York prof premieres her documentary at Toronto’s Reel Artists Film Festival

Visual arts Professor Katherine Knight’s latest documentary, Pretend Not to See Me: The Art of Colette Urban, will receive its Toronto premiere at the Reel Artists Film Festival Feb. 26. The screening takes place at 4:30pm in the Al Green Theatre at the Miles Nadal Jewish Community Centre, 750 Spadina Ave.

The Reel Artists Film Festival is a showcase of documentaries on visual artists, highlighting key personalities and demystifying the thinking behind contemporary art. In her profile of Newfoundland-based performance artist Colette Urban, Knight paints a portrait of the artist as resilient, determined, self-aware and funny as she balances everyday living with the world of imagination, set against the rugged beauty of the province’s rocky coast.

Pretend Not to See Me: The Art of Colette Urban features 13 enigmatic performance artworks by Urban, restaged and filmed on location on the artist’s remote Newfoundland property. In the barns and fields of her oceanfront farm, the artist becomes a half-woman, half-bear, dances a tango while strapped into bungee cords, wheels nonsensical record contraptions and turns herself into a parody of consumer goods. She uses her body like kinetic sculpture to explore themes of identity and social convention.

Right: Colette Urban performing Field Orchestrina from the film Pretend Not to See Me. Image courtesy of Site Media Inc.

“This is a film about an artist carving out her own distinctive place in the world,” says Knight. “I have always been a fan of Colette’s work. I wanted to link her art to her love of Newfoundland. Initially, I struggled with the expectation of narrative, but in the end I embraced a poetic, evocative quality. This film is a crash course in performance art for everyone who loves landscape and ideas of the heart and mind.”

A trailer of Pretend Not to See Me can be viewed online.

Above: Urban performing Bare from Pretend Not to See Me. Image courtesy Site Media Inc.

An award-winning artist who is recognized nationally for her distinctive landscape-based photographic works, Knight has recently expanded her practice to film. In 2006 she established Site Media Inc., a production company specializing in television documentaries that chronicle the changing world through portraits of creative artists working in extraordinary places. As producer, her credits include Annie Pootoogook (2006), a profile of the Cape Dorset artist produced for Bravo and the Aboriginal Peoples Television Network, and the 2008 short Goh Poh Seng…A Poet in Newfoundland.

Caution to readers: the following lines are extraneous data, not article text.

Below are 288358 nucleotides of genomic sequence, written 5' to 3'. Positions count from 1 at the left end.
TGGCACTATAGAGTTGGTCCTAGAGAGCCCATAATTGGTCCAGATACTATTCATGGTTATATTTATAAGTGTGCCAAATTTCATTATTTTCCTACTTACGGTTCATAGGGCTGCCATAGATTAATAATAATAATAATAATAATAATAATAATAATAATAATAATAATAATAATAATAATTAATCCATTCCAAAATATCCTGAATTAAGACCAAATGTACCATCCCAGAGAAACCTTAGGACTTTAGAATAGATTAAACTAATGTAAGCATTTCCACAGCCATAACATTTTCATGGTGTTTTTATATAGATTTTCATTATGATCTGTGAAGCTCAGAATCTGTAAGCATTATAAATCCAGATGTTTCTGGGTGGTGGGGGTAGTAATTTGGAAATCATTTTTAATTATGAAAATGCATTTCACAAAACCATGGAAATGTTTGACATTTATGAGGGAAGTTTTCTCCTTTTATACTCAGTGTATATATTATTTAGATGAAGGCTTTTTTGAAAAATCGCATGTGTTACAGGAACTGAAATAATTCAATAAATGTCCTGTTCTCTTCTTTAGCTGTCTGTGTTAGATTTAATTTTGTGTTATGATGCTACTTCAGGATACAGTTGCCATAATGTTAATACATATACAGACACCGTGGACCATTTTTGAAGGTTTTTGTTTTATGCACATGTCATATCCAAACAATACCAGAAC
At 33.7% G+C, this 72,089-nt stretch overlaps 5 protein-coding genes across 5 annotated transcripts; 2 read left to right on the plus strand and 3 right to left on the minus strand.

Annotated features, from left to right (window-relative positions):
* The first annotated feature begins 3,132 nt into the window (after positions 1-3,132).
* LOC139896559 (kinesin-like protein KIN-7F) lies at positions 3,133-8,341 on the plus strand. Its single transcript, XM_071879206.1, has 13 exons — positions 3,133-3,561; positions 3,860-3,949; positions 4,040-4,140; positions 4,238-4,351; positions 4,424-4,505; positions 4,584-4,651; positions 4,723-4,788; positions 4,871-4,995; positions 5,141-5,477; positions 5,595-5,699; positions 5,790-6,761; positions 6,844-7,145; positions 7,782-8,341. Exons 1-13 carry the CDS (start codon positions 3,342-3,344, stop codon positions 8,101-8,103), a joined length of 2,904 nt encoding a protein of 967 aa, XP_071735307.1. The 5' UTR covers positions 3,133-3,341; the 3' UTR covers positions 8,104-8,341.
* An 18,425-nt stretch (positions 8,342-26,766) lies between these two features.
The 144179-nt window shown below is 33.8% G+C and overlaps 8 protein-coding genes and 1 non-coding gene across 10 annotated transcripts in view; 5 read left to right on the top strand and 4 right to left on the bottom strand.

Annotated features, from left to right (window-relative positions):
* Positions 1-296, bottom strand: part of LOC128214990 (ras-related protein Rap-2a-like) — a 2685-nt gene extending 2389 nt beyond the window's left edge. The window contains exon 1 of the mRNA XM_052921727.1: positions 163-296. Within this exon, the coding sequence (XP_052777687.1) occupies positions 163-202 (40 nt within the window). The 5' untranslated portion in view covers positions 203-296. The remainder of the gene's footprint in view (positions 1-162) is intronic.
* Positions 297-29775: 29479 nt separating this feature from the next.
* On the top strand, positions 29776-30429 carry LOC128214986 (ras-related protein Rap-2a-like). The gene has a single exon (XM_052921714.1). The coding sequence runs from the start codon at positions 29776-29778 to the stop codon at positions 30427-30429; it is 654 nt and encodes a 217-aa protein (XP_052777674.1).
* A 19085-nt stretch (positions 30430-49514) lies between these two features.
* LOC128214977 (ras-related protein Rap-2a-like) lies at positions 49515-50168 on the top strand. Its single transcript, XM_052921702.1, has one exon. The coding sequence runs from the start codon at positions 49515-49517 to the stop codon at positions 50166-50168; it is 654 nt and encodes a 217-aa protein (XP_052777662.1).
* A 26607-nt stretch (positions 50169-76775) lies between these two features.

“After years of using film as a teaching tool, I felt a compulsion to contribute Canadian content,” says Knight. “We don’t have a resource that compares to the American PBS series, “Art in the 21st Century”, but we do have fantastic artists. Canadian artists need international markets and audiences. Film is an essential tool to help achieve that.”

Pretend Not to See Me, which was nominated for a Golden Sheaf Award at its Canadian premiere at the 2009 Yorkton Film Festival in Saskatchewan, marks Knight’s directorial debut. The film’s cinematography is by Marcia Connolly, who is currently pursuing a graduate degree in film production at York. Alumnus Jared Raab (BFA Spec. Hons. ’07) was involved in the final editing, and York’s Film Department assisted with the online component of the film.  

Urban will introduce Pretend Not to See Me with a live performance on Feb. 26. After the screening, the artist will join Knight and York alumna Barbara Fischer (MA ’99), the curator/director of the Justina M. Barnicke Gallery, in a public conversation about the film. 

Admission is free for students with ID, and student online registration available is in advance. General admission is $10 in advance, with tickets available online through the Reel Artists Film Festival Web site, or $12 at the door.